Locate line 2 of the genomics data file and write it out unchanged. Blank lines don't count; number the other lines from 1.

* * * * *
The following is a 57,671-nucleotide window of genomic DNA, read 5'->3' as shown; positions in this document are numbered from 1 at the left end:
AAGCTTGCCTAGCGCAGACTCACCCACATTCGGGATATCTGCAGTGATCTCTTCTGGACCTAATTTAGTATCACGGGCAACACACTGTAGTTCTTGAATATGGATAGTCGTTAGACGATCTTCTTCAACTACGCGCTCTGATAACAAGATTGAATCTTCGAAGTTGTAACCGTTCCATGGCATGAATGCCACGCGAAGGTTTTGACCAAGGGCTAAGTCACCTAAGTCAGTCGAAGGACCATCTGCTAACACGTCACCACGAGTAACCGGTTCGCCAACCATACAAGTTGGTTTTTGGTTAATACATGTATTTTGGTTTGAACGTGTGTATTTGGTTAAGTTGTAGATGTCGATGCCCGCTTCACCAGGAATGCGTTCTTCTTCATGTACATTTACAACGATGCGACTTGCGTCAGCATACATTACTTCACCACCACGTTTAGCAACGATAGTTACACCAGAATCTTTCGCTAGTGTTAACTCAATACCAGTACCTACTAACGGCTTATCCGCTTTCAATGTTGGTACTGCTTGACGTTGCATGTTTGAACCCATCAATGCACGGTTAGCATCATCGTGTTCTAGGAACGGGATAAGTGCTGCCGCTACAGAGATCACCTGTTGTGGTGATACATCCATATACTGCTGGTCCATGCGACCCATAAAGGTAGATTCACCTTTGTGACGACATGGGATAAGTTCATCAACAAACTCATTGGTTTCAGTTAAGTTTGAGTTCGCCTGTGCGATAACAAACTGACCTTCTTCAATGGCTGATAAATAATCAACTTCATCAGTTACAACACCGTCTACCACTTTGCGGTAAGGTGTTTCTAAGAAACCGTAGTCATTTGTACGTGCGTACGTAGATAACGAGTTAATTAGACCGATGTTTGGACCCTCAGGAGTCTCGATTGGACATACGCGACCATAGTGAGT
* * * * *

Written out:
AAGCTTGCCTAGCGCAGACTCACCCACATTCGGGATATCTGCAGTGATCTCTTCTGGACCTAATTTAGTATCACGGGCAACACACTGTAGTTCTTGAATATGGATAGTCGTTAGACGATCTTCTTCAACTACGCGCTCTGATAACAAGATTGAATCTTCGAAGTTGTAACCGTTCCATGGCATGAATGCCACGCGAAGGTTTTGACCAAGGGCTAAGTCACCTAAGTCAGTCGAAGGACCATCTGCTAACACGTCACCACGAGTAACCGGTTCGCCAACCATACAAGTTGGTTTTTGGTTAATACATGTATTTTGGTTTGAACGTGTGTATTTGGTTAAGTTGTAGATGTCGATGCCCGCTTCACCAGGAATGCGTTCTTCTTCATGTACATTTACAACGATGCGACTTGCGTCAGCATACATTACTTCACCACCACGTTTAGCAACGATAGTTACACCAGAATCTTTCGCTAGTGTTAACTCAATACCAGTACCTACTAACGGCTTATCCGCTTTCAATGTTGGTACTGCTTGACGTTGCATGTTTGAACCCATCAATGCACGGTTAGCATCATCGTGTTCTAGGAACGGGATAAGTGCTGCCGCTACAGAGATCACCTGTTGTGGTGATACATCCATATACTGCTGGTCCATGCGACCCATAAAGGTAGATTCACCTTTGTGACGACATGGGATAAGTTCATCAACAAACTCATTGGTTTCAGTTAAGTTTGAGTTCGCCTGTGCGATAACAAACTGACCTTCTTCAATGGCTGATAAATAATCAACTTCATCAGTTACAACACCGTCTACCACTTTGCGGTAAGGTGTTTCTAAGAAACCGTAGTCATTTGTACGTGCGTACGTAGATAACGAGTTAATTAGACCGATGTTTGGACCCTCAGGAGTCTCGATTGGACATACGCGACCATAGTGAGT